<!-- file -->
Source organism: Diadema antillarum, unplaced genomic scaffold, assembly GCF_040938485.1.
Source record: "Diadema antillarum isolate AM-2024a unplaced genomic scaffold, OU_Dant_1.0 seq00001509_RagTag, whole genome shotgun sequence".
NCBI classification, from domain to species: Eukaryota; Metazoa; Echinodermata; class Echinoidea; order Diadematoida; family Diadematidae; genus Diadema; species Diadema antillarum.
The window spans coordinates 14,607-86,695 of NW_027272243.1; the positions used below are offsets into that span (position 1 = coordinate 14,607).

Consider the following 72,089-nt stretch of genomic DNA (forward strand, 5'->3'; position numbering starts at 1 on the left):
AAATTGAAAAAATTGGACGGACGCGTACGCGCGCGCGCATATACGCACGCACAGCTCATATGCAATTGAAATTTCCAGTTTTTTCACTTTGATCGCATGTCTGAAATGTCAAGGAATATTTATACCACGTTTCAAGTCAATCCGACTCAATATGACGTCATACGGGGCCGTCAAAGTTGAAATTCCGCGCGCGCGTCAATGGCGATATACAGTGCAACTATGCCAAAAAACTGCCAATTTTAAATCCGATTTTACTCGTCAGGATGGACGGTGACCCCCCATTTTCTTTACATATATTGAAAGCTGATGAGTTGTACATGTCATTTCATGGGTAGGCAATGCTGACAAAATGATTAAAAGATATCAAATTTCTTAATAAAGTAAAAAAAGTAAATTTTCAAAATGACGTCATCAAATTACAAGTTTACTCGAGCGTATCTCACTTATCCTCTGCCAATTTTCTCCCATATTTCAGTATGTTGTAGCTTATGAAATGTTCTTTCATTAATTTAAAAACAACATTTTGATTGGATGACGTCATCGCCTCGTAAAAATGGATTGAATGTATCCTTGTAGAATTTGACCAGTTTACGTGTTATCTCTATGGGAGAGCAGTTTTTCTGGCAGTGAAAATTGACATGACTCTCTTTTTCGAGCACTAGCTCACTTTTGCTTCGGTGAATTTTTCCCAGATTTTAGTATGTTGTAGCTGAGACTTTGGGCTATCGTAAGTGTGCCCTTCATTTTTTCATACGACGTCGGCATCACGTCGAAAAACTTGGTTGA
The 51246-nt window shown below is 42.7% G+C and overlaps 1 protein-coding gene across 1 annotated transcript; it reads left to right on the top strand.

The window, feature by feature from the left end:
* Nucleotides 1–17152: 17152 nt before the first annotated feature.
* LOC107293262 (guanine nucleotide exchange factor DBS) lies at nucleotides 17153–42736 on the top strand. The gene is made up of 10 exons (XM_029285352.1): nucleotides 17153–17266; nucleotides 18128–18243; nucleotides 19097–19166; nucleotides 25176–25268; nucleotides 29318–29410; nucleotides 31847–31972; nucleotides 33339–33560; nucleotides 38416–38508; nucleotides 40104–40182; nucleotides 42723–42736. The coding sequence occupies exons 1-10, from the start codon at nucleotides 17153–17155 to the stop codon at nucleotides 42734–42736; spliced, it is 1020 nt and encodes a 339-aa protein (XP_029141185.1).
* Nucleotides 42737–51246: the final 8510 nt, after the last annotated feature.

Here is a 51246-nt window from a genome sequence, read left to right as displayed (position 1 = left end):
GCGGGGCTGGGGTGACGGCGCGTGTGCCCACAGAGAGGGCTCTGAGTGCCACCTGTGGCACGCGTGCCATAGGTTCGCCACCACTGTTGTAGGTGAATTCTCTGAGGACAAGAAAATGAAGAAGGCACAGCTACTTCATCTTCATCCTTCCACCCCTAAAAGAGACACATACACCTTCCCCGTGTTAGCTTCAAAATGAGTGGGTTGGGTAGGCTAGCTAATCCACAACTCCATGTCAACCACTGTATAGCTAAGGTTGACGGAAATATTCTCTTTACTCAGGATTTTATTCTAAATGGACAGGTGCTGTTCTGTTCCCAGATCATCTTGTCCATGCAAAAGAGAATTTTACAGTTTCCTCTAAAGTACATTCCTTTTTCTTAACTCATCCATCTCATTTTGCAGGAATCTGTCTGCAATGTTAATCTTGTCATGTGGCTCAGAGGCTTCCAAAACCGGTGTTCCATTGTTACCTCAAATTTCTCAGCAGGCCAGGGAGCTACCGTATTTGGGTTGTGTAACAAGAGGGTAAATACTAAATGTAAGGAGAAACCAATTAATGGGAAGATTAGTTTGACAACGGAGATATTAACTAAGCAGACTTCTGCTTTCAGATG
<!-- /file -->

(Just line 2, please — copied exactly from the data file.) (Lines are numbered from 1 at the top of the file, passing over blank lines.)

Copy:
Source record: "Diadema antillarum isolate AM-2024a unplaced genomic scaffold, OU_Dant_1.0 seq00001509_RagTag, whole genome shotgun sequence".